This tutorial features the Feast Plugin, which enhances and extends your theme to improve SEO, pagespeed, accessibility and user experience.
The Modern Recipe Index is a replacement for the theme's recipe index, by using the Simple Category Index (FSCI) Block.
- is more customizable to suit your style
- improves user experience by making navigation simpler
- improves SEO by supporting good site structure
- improves SEO by removing drop-down menus
- improves accessibility by fixing heading structure
- improves accessibility by removing the outdated "featured posts" widget
- improves accessibility by removing drop-down menus
The goal of the Modern Homepage was to convert the most "important" page on your site to a better version of the traditional recipe index. Doing this helps:
- show more useful content content than just "recently published", such as trending posts, categories, posts by category and recently updated
- reduce click depth to key categories and posts
- add unique content (important for SEO!)
With that done, the theme's recipe index becomes obsolete because it's just a thin-content duplicate of the homepage.
However, some people do get traffic to it, have incoming backlinks, and didn't want to let it go. So we recommend converting the theme's recipe index to the Modern Recipe Index, which features categories, not recipes.
Simple category index block
Review the FSCI Block (Feast Simple Category Index) tutorial to learn what you need to know and how to use it.
If you haven't set it up yet, the FSCI requires brand new images to be created and assigned to the category before the block will function properly.
We do not recommend using the FSCI block to display all categories and you'll get a warning when doing this. You should use the "Categories (slug, slug)" field to specify specific categories, and group related categories.
If you have a low number of categories (eg. 10) then you can simply display them all, until the site gets more complex.
Hint: as a general rule we see a minimum about 1 category per 10 posts on most sites, which means you should have over 100 posts for 10 categories. In our opinion, using categories when you have less than 100 posts is a waste of time.
A better benchmark is roughly 1 category for every 20 posts on a site.
Each category must have a unique description.
Note about staging sites: The FSCI block doesn't work well on staging sites - in this specific instance, we recommend making this change on your live site.
Convert the recipe index
Instead of deleting the recipe index, we can actually use it for something the homepage shouldn't do: display all your categories with the simple category index block.
Make sure to open the page using the block editor, not the classic editor. To do this, open the recipe index page and change the "Template" from "Recipe Index" to "Default Template" and update the page:
Then switch to the block editor:
For themes that used the "Secondary Sidebar" layout, you'll need to change the Genesis Layout to "Default Layout" in the Genesis sidebar.
Add a search bar
No matter how well you categorize your posts, or visually organize you categories, the search bar is always going to be the easiest way for readers to find the content they want.
Add a "search" block to the Modern Recipe Index wherever it makes the most sense for you.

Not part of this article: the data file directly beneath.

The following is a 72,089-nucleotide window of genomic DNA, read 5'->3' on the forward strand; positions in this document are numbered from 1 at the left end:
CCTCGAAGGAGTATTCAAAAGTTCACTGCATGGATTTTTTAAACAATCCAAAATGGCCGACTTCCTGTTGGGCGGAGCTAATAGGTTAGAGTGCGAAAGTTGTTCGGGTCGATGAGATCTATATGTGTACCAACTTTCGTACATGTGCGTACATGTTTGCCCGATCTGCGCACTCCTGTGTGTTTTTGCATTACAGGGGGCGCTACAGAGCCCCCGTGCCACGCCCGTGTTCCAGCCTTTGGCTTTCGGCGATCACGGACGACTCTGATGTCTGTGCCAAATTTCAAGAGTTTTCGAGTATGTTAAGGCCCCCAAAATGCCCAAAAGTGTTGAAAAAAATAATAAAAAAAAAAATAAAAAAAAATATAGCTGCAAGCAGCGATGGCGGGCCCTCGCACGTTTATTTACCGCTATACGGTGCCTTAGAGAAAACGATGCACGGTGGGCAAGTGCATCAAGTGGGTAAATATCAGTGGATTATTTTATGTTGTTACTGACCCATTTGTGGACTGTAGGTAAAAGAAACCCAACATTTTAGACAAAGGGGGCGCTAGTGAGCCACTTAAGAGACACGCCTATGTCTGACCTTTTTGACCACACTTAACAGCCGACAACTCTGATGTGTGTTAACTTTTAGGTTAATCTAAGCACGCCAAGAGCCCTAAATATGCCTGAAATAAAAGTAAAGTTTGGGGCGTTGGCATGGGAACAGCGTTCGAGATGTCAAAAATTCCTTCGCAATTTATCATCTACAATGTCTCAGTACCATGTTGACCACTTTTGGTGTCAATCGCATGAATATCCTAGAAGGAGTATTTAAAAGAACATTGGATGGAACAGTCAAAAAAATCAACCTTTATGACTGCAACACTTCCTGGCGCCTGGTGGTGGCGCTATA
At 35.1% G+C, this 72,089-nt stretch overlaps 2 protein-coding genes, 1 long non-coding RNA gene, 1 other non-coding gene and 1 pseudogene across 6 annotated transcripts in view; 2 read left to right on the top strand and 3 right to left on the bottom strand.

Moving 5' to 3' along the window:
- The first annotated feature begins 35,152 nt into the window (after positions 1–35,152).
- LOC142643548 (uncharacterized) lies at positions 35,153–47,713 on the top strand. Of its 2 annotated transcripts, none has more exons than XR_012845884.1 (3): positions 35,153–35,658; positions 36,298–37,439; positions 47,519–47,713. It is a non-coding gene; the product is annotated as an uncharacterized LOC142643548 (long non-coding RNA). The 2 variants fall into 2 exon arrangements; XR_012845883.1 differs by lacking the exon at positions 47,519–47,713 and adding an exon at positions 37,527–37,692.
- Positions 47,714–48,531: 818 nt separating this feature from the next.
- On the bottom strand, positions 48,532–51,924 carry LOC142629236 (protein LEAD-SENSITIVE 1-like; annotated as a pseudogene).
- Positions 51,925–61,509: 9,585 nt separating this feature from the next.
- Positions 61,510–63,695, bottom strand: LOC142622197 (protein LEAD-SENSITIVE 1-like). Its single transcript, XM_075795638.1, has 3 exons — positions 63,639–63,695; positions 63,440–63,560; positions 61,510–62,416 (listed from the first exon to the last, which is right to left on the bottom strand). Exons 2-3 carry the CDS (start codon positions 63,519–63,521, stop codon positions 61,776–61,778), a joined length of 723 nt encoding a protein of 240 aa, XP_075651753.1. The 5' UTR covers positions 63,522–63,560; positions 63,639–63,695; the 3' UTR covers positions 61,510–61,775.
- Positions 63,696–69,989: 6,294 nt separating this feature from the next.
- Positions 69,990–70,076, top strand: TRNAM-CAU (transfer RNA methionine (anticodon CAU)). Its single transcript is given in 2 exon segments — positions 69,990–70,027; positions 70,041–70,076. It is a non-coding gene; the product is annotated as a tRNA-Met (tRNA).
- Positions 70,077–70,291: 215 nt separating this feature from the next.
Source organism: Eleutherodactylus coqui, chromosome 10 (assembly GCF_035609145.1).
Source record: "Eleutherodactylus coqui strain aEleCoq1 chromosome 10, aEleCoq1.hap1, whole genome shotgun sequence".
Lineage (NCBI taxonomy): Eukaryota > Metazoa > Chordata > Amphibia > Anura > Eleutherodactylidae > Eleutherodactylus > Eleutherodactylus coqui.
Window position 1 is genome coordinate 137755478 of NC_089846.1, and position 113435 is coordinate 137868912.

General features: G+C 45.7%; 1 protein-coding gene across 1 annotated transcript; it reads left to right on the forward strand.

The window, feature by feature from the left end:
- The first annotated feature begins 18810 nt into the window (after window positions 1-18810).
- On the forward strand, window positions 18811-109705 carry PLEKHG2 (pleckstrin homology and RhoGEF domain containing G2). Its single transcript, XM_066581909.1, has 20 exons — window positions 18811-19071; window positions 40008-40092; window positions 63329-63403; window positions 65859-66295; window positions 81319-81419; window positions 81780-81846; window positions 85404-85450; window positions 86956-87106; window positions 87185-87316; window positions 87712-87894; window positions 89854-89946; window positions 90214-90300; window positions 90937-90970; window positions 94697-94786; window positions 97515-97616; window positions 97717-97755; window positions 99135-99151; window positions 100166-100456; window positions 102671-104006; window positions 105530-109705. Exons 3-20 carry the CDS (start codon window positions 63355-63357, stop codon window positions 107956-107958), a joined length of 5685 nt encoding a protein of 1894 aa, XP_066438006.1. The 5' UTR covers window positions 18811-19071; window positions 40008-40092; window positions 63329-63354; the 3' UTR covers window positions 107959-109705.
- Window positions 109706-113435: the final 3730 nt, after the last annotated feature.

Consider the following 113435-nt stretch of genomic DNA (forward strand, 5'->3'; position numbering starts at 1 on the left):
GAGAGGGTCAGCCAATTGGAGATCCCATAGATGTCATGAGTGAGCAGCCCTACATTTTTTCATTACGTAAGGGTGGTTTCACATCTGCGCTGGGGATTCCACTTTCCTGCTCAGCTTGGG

Also make sure to add placeholder text to the search block.
We don't recommend nested categories, however, you can use regular H2 heading tags to visually "group" related categories without actually nesting them.
Using H2s helps Google to understand that there are "subsections" of the page, as well as helping users of screen readers to more easily navigate the page.
Building this with the block editor as opposed to categories introduces opportunity to add unique content, and build the Modern Recipe Index in a way that's more useful for your readers.
You can enhance the Modern Recipe Index with:
- reviews or comments from posts in that category
- "as seen in"
- newsletter subscription
You can rename the page title, but don't change the URL.
Indexable vs. no-index
The Modern Recipe Index should be indexable by search engines (not-no-indexed).
Note that the same word is being used here in two entirely different contexts - a "recipe index" is an imitation of a recipe book's index. Search engine indexing is the practice of search engines crawling your site and storing a copy of it to possibly rank.
Generally, recipe indexes don't rank and this is not a goal for the Modern Recipe Index.
Now that the recipe index is built using the block editor, you can create other "indexes" for non-recipe content.
For example, you can create a separate
- travel index
- crafts index
- knitting index
- parenting index
- cooking tips index
Note: Sites that focus exclusively on recipes will outperform mixed-content sites in the long run. We recommend that food blogs be exclusively recipe content.
Paginating the recipe index
We do not recommend paginating the recipe index.
This is because in all situations, it's better to have fewer high quality pages for Google to crawl and index and rank, than more larger quantities of low/thin-content pages.
A single recipe index page can comfortable fit 100 categories, with each category containing 20+ posts, which means that a single recipe index page is good for up to 2000 posts.
Problems with the old theme recipe index
The old recipe indexes that came with the themes have a number of issues:
- they use the "featured posts" widgets, which are not SEO or accessibility compliant
- duplicate links - one on the image, one on the title
- uses h2 for post headings, despite titles not being headings, which breaks screen readers navigate by headings
- uses semantic HTML article tag, against its intended purpose
- the category-drop-down menu doesn't provide any internal linking, which is bad for click depth (SEO)